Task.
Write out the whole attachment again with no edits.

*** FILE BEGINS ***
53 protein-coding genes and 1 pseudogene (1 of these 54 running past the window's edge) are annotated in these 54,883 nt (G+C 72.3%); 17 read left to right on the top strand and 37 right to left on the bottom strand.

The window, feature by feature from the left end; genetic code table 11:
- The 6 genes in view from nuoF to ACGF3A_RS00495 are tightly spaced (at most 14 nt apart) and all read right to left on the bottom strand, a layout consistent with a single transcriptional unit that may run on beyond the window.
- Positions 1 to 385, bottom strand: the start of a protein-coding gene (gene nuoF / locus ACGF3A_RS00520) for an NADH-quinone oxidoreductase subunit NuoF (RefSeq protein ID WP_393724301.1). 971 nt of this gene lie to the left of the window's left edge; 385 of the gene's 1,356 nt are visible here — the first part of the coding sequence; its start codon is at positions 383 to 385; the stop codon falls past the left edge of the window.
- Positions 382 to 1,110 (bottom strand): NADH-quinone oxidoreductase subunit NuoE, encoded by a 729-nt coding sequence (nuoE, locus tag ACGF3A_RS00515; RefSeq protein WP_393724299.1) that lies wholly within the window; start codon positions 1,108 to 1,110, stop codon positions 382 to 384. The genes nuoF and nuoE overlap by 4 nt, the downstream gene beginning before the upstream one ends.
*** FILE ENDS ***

53 protein-coding genes and 1 pseudogene (1 of these 54 running past the window's edge) are annotated in these 54,883 nt (G+C 72.3%); 17 read left to right on the top strand and 37 right to left on the bottom strand.

The window, feature by feature from the left end; genetic code table 11:
- The 6 genes in view from nuoF to ACGF3A_RS00495 are tightly spaced (at most 14 nt apart) and all read right to left on the bottom strand, a layout consistent with a single transcriptional unit that may run on beyond the window.
- Positions 1 to 385, bottom strand: the start of a protein-coding gene (gene nuoF / locus ACGF3A_RS00520) for an NADH-quinone oxidoreductase subunit NuoF (RefSeq protein ID WP_393724301.1). 971 nt of this gene lie to the left of the window's left edge; 385 of the gene's 1,356 nt are visible here — the first part of the coding sequence; its start codon is at positions 383 to 385; the stop codon falls past the left edge of the window.
- Positions 382 to 1,110 (bottom strand): NADH-quinone oxidoreductase subunit NuoE, encoded by a 729-nt coding sequence (nuoE, locus tag ACGF3A_RS00515; RefSeq protein WP_393724299.1) that lies wholly within the window; start codon positions 1,108 to 1,110, stop codon positions 382 to 384. The genes nuoF and nuoE overlap by 4 nt, the downstream gene beginning before the upstream one ends.